Another key difference: Nishikori spent the majority of his childhood in Japan, while Osaka’s family, with a Haitian father and Japanese mother, moved to the U.S. when she was 3 years old.

Osaka has dual citizenship, but Japanese law requires one to be chosen over the other by the 22nd birthday. Osaka turned 22 last month, before which she confirmed what most had assumed, that she picked Japan.

Uchida was unsure whether Osaka and Nishikori could propel tennis at the Tokyo Games into a greater spotlight among 33 total sports.

“But if Kei and Naomi played mixed doubles, that would be a big thing,” she said.

Nishikori has already reportedly said he plans to enter singles and doubles in Tokyo, the latter with Ben McLachlan, Japan’s top doubles player. McLachlan was born in New Zealand and in 2017 switched representation to Japan, his mother’s birth nation.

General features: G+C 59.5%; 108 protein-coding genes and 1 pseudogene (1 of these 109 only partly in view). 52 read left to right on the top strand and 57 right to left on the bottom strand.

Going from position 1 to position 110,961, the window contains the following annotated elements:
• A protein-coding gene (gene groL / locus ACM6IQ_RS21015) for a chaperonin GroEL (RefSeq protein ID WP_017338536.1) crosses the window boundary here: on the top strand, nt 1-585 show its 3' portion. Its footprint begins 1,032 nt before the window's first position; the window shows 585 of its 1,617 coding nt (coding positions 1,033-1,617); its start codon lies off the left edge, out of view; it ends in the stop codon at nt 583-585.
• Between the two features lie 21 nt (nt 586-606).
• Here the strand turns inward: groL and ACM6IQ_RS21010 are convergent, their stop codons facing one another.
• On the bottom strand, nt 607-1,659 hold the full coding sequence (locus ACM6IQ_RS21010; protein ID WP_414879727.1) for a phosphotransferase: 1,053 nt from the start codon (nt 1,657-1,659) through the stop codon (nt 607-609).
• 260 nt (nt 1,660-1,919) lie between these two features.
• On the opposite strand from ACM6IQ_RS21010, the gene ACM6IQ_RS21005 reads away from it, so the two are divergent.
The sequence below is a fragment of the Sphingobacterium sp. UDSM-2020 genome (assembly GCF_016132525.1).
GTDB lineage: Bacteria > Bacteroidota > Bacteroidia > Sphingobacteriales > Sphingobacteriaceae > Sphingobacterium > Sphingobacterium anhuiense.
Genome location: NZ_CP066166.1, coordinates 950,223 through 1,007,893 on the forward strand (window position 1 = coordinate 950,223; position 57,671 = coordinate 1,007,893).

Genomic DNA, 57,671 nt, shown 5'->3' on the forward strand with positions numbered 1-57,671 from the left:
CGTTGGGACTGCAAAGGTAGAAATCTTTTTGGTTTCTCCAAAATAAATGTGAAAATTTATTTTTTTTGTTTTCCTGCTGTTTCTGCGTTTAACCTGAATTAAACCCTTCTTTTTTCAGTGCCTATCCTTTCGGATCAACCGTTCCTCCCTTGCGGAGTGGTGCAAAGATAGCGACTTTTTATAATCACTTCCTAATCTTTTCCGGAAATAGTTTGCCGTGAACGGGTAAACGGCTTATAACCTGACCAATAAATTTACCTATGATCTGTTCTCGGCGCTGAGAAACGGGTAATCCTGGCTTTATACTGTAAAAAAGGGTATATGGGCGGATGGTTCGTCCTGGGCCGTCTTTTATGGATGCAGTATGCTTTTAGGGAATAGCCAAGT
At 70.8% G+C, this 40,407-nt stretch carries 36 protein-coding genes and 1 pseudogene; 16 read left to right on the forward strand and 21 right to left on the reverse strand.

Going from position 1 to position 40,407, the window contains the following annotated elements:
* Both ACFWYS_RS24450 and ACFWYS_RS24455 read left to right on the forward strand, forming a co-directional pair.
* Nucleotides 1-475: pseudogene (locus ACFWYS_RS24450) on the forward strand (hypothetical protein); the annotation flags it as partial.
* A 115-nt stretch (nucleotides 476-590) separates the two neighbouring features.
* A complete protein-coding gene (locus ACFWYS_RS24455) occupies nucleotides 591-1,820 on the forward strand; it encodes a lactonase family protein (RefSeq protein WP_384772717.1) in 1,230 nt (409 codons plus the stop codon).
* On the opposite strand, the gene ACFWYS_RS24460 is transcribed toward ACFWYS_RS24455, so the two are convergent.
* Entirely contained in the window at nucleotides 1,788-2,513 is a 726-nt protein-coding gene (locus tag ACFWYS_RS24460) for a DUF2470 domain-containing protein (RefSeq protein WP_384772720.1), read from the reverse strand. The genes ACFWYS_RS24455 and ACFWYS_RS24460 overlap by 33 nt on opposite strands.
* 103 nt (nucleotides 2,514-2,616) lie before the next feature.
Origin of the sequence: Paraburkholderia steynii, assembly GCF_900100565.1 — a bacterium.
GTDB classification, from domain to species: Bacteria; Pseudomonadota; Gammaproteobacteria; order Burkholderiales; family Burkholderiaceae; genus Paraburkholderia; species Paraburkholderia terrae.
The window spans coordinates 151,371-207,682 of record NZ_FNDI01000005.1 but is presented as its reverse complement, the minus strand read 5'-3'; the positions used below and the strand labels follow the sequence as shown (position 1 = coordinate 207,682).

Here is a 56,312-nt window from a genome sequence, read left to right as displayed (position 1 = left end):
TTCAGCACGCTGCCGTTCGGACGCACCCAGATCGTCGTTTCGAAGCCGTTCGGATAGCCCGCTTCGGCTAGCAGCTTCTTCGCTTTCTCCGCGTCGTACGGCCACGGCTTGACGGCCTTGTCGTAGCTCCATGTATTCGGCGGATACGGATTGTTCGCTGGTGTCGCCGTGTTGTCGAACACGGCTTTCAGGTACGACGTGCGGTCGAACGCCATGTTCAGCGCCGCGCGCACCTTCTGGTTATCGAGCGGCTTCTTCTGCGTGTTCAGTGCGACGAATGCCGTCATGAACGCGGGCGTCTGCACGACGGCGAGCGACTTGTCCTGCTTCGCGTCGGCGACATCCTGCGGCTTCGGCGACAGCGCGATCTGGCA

But Nishikori did not rule out adding mixed doubles.

“Very hot, very humid, playing singles and two doubles, I don’t know if I can,” he said before the U.S. Open. “I haven’t think too much yet, honestly. I don’t know. I will talk to Naomi later.”

Nishikori smiled as he brought up Osaka’s name at the end of his answer to a question that didn’t mention her. Later in the tournament, Osaka was told Nishikori’s thoughts.

“I would definitely play with him,” said Osaka, who in 2016 was the highest-ranked eligible player not to make the Rio Olympic field. “I just — I would actually need to practice doubles for the first time in my life. Because you cannot play mixed doubles with Kei Nishikori and lose in the first round of the Olympics in Tokyo. That would be the biggest — like, I would cry. I would actually cry for losing a doubles match. Yeah, definitely I think that that would be so, like, historic in a way. And I would love to do it, but I need to practice my doubles.”